If you’re old enough, you remember a time when there were no personal computers, no Internet, no smartphones.
Back then, if you needed to add a column of 10 or more numbers, you wrote them on a piece of paper, took that paper to the Mathematics Department at your local university, left a check for $5,000, and then went home and waited. A week or so later, you’d get a phone call. A voice would say, “Nine-hundred and six.” Then the line would go dead.
If you needed a restaurant review, you’d get in your car, drive to the restaurant, linger outside until a patron emerged, and then say, “So...?”
If someone invited you on a date and you didn’t want to go, you’d have to tell them, right to their face, “I’m sorry, I can’t. I’ve been named ambassador to Burkina Faso, and I ship out tonight.” (This could be punctuated by a crisp salute.) Then you’d have to avoid that person until they met someone else or died.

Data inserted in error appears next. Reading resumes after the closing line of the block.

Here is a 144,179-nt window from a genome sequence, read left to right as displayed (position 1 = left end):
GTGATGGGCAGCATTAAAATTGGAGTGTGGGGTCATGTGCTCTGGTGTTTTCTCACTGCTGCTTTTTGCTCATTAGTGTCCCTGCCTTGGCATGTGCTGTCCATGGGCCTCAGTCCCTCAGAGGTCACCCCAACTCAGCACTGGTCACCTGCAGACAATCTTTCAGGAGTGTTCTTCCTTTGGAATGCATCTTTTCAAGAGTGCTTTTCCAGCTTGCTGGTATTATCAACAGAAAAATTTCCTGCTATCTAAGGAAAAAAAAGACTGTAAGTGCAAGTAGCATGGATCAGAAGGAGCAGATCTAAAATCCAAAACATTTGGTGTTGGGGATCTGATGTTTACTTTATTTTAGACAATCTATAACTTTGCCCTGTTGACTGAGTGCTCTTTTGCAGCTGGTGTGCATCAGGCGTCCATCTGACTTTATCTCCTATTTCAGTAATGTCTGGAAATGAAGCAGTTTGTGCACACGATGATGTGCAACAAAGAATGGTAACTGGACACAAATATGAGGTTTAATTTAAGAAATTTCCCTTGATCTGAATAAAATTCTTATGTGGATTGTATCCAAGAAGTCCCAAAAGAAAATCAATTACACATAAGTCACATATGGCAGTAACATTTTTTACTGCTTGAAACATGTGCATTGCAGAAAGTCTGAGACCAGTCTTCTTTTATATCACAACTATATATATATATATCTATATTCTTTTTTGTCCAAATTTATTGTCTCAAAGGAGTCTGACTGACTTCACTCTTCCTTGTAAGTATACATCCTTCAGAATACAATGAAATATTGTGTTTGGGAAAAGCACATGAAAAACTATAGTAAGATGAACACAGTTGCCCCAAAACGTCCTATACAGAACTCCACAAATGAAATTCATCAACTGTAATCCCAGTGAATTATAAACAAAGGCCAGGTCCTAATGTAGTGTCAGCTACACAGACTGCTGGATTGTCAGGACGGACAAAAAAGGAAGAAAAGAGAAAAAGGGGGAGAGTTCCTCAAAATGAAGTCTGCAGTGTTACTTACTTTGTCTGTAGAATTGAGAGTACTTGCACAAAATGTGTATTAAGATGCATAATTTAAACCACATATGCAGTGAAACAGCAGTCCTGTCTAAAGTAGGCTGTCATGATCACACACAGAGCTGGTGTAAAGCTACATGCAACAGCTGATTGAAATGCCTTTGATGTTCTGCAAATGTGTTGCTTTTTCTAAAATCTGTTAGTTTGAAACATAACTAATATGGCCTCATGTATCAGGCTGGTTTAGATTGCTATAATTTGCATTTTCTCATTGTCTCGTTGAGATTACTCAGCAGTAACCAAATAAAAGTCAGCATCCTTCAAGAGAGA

Those were dark days.
In all of the darkness, one man felt particularly lost: Michael Nieckula. He was born to do information technology, or IT...but he needed IT to be born, too, so that he could do it.
Well, technology eventually exploded, and Michael beheld the blast with joy. He and his bliss finally found each other, and are now working together happily under the roof at Ashton Tiffany.
Here’s Michael now: